"We're going to have to figure out how to pay for that," said Tant, D-Tallahassee, who was named to the House Health and Human Services Committee. "The number of people now qualified for Medicaid is going to put a very stringent burden on us."
Most of the state's general revenue comes from sales tax collections, which are down due to coronavirus restrictions and people's reluctance to travel.  That means most of the 695,680 people who have signed up for Medicaid since March, according to the Agency for Health Care Administration, will likely remain on the rolls for quite a while.Economists expect it will take until 2023 to recover most of the coronavirus-caused job loss, and up to a decade for the travel and leisure industry to fully rebound.
Tant wants a long-term plan to deal with coronavirus consequences: "My goal is to keep our hospitals as financially secure as possible so they can continue to provide the critical services we are going to need, but we also have mental health, substance abuse and multiple of multiples of (health) care impacted across the system."
With more than 2 million Floridians lacking health insurance, according to a Georgetown University report, the crisis has taxed Florida's hospitals, with unexpected expenses.
A Florida Hospital Association (survey of its 214 members found between March and January the coronavirus bill to the industry is at least $3 billion.  Mary Mayhew, the group's CEO, said the calculation includes expenses such as overtime for staff, additional equipment and supplies, plus the loss of revenue due to restrictions on elective surgery and people fearful of seeking care.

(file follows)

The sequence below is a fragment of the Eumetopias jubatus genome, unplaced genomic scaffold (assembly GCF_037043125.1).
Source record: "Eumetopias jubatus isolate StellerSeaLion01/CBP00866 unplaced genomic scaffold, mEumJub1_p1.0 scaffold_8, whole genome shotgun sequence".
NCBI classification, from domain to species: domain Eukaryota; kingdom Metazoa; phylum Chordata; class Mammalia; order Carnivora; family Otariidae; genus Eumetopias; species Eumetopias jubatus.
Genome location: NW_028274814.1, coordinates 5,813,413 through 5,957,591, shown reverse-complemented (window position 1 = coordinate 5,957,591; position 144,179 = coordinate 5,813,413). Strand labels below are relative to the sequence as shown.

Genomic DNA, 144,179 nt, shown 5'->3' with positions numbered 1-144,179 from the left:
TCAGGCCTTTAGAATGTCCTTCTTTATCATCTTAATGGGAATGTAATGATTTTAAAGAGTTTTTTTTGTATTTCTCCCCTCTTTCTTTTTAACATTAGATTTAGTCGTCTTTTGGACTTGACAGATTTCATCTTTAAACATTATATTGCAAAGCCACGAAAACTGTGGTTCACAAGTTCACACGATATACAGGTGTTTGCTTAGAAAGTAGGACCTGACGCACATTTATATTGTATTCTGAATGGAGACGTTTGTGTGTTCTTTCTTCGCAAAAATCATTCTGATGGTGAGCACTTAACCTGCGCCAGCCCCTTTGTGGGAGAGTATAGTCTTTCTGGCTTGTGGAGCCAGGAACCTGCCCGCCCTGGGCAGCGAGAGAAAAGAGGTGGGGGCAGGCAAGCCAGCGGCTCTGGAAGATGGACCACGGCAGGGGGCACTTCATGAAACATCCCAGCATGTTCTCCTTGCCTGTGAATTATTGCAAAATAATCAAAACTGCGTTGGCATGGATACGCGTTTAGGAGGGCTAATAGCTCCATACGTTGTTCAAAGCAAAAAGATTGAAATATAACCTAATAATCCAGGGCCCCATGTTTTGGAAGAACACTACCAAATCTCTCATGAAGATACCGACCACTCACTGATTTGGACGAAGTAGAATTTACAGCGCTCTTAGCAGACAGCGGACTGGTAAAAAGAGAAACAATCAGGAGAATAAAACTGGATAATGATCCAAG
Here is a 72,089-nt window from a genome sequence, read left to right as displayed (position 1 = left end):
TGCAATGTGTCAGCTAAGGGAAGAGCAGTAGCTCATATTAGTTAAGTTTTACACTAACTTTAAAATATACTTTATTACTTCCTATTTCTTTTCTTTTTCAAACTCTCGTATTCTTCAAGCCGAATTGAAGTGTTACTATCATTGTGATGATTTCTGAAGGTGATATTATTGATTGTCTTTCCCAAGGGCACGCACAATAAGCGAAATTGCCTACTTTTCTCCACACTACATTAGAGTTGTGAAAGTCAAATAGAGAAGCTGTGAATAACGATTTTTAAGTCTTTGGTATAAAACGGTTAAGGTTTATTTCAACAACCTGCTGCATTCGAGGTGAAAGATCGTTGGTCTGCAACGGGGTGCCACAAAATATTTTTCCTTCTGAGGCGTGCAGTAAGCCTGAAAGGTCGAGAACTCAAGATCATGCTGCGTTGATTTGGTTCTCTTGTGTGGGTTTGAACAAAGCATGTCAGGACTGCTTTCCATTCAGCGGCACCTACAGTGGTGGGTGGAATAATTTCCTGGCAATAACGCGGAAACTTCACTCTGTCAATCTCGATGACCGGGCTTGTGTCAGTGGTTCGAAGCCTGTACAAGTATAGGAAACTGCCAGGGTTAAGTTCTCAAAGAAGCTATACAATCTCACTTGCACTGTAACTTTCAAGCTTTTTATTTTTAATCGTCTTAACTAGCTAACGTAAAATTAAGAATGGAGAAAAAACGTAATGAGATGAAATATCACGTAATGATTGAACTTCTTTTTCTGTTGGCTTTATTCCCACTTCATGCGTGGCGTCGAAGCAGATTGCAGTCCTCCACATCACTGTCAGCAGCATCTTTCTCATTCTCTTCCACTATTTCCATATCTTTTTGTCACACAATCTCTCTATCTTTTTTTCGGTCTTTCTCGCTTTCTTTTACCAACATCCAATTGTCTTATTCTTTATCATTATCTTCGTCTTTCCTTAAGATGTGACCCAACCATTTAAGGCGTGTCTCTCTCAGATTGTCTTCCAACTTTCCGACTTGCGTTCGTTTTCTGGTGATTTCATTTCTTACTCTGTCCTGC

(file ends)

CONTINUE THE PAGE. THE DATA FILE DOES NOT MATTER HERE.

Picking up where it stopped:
"And even with federal relief fund through the CARES Act, that still leaves a revenue shortfall of over $2 billion," Mayhew said. With Medicaid, Washington picks up about 61% of the cost, with Florida paying the rest.   State economists said earlier this month that Florida was on track to spend $31.6 billion on Medicaid in this budget year that ends in June. That's a 19% increase above last year.
Since April, Medicaid enrollment has increased on average by 86,960 people a month.  Subtract federal coronavirus relief programs and the new enrollees add an additional $1 billion in Medicaid costs to Florida for the remainder of this budget and another billion dollars projected for the next one.
“That’s going to blow a big hole in our budget. We’re going to have to figure out a way to pay for it,” Tant said.  Just how effective Tant, the former chair of the Florida Democratic Party, can be as a minority member of the committee remains to be seen.  Multiple requests for comments to members of the chamber's Republican leadership have gone unheeded over the last two weeks.